More than a productivity technique
The Small Steps method is more than a productivity technique. It’s more accurate to say it’s about making your dreams concrete by breaking them down into stages or parts (depending on the nature of the project). By the way, by doing this you discover whether you actually want to commit to working on the dream or whether you simply like fantasizing about it, which is OK, and means you don’t have to beat yourself up about it!
Where did the idea come from?
I thought of the idea for the small steps method in 2012, when I was on maternity leave. I realised that some tasks seem too big to comprehend, such as having a baby by IVF or writing a book or finishing a PhD or saving to buy a house – all things I’ve been through. It was the last one that was on my mind at the time. The way that I had dealt with the first three was by breaking them down into small steps – because I they seemed unachievable otherwise.
Here’s how it works in more detail: How taking small steps is the key to achieving any goal
Why small steps?
I think the small steps method is a great approach and I want to share it with people. So many people get bamboozled by so called ‘big things’ that they never have a go for fear of it all going pear-shaped or because they don’t know where to start. It helps so much to get specific and to schedule those specific steps. I give away the first chapter of the first Small Steps Guide – the one on goal setting and time management – so you can get more detail that way. Try it out and let me know how you get on.
Back to the beginnings of the idea: Because I teach writing, I had previously taken another seemingly ‘ineffable’ topic – creative practice – and broken it down. In 2006 I had taken a good look at what I did when I was ‘being creative’ – turned it into small steps – and put the discoveries into a module I taught to first year undergraduates called ‘Thinking Like a Writer’. The idea wasn’t to make students ‘be creative’ my way – that wouldn’t make much sense – although some of them were suspicious at first!! The aim was to get them to look hard at what they did when they were ‘being creative’.
Why time management?
That principle, of breaking down a task into its component parts, worked as a time management technique as well, and I found that several of my first year students were asking me about time management. The Small Steps Method works as a time management technique because if you know what kinds of action you need to take, and roughly how long it will take, you’ll be able to schedule small tasks every day (or as often as possible). Then you can work towards your goal, whether that’s an essay, or a novel, or having a baby, or buying a house, or traveling the world, or finding a great job, or whatever it is for you.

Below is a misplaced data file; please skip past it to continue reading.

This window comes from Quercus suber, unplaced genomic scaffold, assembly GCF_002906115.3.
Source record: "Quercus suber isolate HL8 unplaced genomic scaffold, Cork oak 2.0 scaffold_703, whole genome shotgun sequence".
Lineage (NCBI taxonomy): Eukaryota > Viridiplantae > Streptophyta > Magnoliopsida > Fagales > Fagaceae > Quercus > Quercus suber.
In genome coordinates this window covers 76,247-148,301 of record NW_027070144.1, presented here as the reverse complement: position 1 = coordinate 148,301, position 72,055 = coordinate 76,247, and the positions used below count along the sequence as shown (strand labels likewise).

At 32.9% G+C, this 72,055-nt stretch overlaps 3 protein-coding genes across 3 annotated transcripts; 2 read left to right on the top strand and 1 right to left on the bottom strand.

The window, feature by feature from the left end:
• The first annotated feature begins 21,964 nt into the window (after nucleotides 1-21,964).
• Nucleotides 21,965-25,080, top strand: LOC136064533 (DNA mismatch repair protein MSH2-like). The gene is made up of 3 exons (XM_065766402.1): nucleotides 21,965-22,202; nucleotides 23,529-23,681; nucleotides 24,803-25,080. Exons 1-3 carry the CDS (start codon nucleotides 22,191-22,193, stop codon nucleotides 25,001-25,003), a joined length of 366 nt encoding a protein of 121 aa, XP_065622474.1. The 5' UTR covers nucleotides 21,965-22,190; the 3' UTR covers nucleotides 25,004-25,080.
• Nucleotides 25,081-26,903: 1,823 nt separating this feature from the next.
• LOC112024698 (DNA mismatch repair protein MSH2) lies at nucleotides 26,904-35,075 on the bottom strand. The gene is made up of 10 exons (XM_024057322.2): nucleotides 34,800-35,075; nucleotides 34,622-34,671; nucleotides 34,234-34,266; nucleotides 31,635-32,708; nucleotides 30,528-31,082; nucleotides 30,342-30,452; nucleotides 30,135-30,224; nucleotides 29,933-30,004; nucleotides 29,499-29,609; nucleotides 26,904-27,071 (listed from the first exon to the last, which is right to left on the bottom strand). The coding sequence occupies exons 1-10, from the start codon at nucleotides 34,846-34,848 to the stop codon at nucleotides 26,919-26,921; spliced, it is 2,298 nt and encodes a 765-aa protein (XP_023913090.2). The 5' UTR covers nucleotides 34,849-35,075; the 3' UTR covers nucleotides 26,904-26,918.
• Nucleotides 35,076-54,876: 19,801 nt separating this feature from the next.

Specific and Scheduled
Two really important parts of the Small Steps Method are:
- Making your steps specific. That means they are small and concrete. Not “I wish I could eat more healthily” but “I’ll buy the ingredients for a fruit salad on my way home”. Not “I’ll write a novel one day” but “On Wednesday afternoon I will write a thousand words instead of watching TV”.
- Scheduling those steps on a calendar or in a diary so that you see them – and that makes it easier to do them.
The First Small Steps Guide
The first Small Steps Guide was published by Emerald, a small press in Brighton, in 2012. It’s called the Small Steps Guide to Goal Setting and Time Management (affiliate link to Amazon). Yes, I admit that it’s a mouthful, but both parts of the title to the first Small Steps Guide are important – goal setting AND time management. First you find your goal and break it into small, specific, concrete steps, then you schedule them.
This guide isn’t specifically for writers. It’s sold as a productivity tool for businesses and a study guide for students. That said, because I’m a writer and have taught both writing and drama, since this first one came out, I’ve been applying the small steps method to the creative life.
The other Small Steps Guides
I’ve now self-published a few Small Steps Guides. These take the main themes of the first guide – i.e. breaking a task into specific steps AND scheduling those steps – and applies them to different things. The first one of these I wrote was rather rough and ready and was called How to Plan a Novel, which was partly about learning what self-publishing meant and partly about getting all my novel writing resources in one place for my students! I have now rewritten, re-purposed and improved this one as How to Write a Novel and Get It Published.
I have also created a book based on breaking down my creative process – the small steps approach to writing I took ages ago. This one is for Creative Writing students and their tutors and is all about what it is that we do when we claim to ‘be creative’. I’ve made it intensely practical, with lots of tools to try out, and have also included some contextual essays. It’s called How to Think Like a Writer. I’m working on a paperback version that will be out soon.
The other Small Steps Guides are about finding time – so focus on the time management side. One is called Find Time to Write – I give that one away for free on Amazon, iBooks etc. The other one is called Time to Do the Stuff You Really Love – I give that away for free on this blog.
I challenge you to try out the small steps method for yourself – take something you need to do, or have always wanted to do, and break it down into small steps. Make them specific, and concrete, and then schedule them. If you don’t know where to start, the first thing to break down is ‘research’ – then head to the library for some clues.
To your happiness,
Top Ten Tips for Increasing Your Productivity
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